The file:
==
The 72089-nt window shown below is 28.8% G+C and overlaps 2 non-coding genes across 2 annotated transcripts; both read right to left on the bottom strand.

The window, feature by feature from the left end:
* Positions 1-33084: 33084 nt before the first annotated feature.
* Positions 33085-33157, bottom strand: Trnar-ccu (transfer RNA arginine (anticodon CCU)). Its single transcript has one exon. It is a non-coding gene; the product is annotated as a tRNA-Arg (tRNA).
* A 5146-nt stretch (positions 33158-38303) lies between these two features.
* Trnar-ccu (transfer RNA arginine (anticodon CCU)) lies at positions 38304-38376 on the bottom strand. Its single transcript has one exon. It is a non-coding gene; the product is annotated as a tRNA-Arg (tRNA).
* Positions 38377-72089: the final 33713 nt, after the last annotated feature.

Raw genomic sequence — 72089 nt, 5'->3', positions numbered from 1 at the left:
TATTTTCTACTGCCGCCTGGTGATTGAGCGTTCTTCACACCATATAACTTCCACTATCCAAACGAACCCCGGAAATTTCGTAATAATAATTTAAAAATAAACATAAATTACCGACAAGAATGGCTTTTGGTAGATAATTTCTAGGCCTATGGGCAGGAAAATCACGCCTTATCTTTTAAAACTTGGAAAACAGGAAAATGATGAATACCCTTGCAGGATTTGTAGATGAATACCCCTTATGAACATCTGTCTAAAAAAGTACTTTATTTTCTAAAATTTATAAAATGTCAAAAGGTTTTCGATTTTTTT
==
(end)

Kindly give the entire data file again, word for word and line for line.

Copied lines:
The 72089-nt window shown below is 28.8% G+C and overlaps 2 non-coding genes across 2 annotated transcripts; both read right to left on the bottom strand.

The window, feature by feature from the left end:
* Positions 1-33084: 33084 nt before the first annotated feature.
* Positions 33085-33157, bottom strand: Trnar-ccu (transfer RNA arginine (anticodon CCU)). Its single transcript has one exon. It is a non-coding gene; the product is annotated as a tRNA-Arg (tRNA).
* A 5146-nt stretch (positions 33158-38303) lies between these two features.
* Trnar-ccu (transfer RNA arginine (anticodon CCU)) lies at positions 38304-38376 on the bottom strand. Its single transcript has one exon. It is a non-coding gene; the product is annotated as a tRNA-Arg (tRNA).
* Positions 38377-72089: the final 33713 nt, after the last annotated feature.

Raw genomic sequence — 72089 nt, 5'->3', positions numbered from 1 at the left:
TATTTTCTACTGCCGCCTGGTGATTGAGCGTTCTTCACACCATATAACTTCCACTATCCAAACGAACCCCGGAAATTTCGTAATAATAATTTAAAAATAAACATAAATTACCGACAAGAATGGCTTTTGGTAGATAATTTCTAGGCCTATGGGCAGGAAAATCACGCCTTATCTTTTAAAACTTGGAAAACAGGAAAATGATGAATACCCTTGCAGGATTTGTAGATGAATACCCCTTATGAACATCTGTCTAAAAAAGTACTTTATTTTCTAAAATTTATAAAATGTCAAAAGGTTTTCGATTTTTTT